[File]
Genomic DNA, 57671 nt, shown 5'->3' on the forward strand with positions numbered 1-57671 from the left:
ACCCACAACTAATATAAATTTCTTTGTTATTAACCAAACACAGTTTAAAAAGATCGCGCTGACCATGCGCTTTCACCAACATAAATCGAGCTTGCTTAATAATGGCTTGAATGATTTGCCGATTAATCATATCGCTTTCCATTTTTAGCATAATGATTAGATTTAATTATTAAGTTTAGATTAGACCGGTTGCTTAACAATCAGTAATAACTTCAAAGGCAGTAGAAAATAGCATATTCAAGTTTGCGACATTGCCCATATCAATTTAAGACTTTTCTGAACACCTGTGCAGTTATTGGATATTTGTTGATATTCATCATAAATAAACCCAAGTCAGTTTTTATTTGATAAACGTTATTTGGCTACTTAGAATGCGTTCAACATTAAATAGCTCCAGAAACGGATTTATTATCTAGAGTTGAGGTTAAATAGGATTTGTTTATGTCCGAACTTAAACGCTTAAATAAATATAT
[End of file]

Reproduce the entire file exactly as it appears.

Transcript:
Genomic DNA, 57671 nt, shown 5'->3' on the forward strand with positions numbered 1-57671 from the left:
ACCCACAACTAATATAAATTTCTTTGTTATTAACCAAACACAGTTTAAAAAGATCGCGCTGACCATGCGCTTTCACCAACATAAATCGAGCTTGCTTAATAATGGCTTGAATGATTTGCCGATTAATCATATCGCTTTCCATTTTTAGCATAATGATTAGATTTAATTATTAAGTTTAGATTAGACCGGTTGCTTAACAATCAGTAATAACTTCAAAGGCAGTAGAAAATAGCATATTCAAGTTTGCGACATTGCCCATATCAATTTAAGACTTTTCTGAACACCTGTGCAGTTATTGGATATTTGTTGATATTCATCATAAATAAACCCAAGTCAGTTTTTATTTGATAAACGTTATTTGGCTACTTAGAATGCGTTCAACATTAAATAGCTCCAGAAACGGATTTATTATCTAGAGTTGAGGTTAAATAGGATTTGTTTATGTCCGAACTTAAACGCTTAAATAAATATAT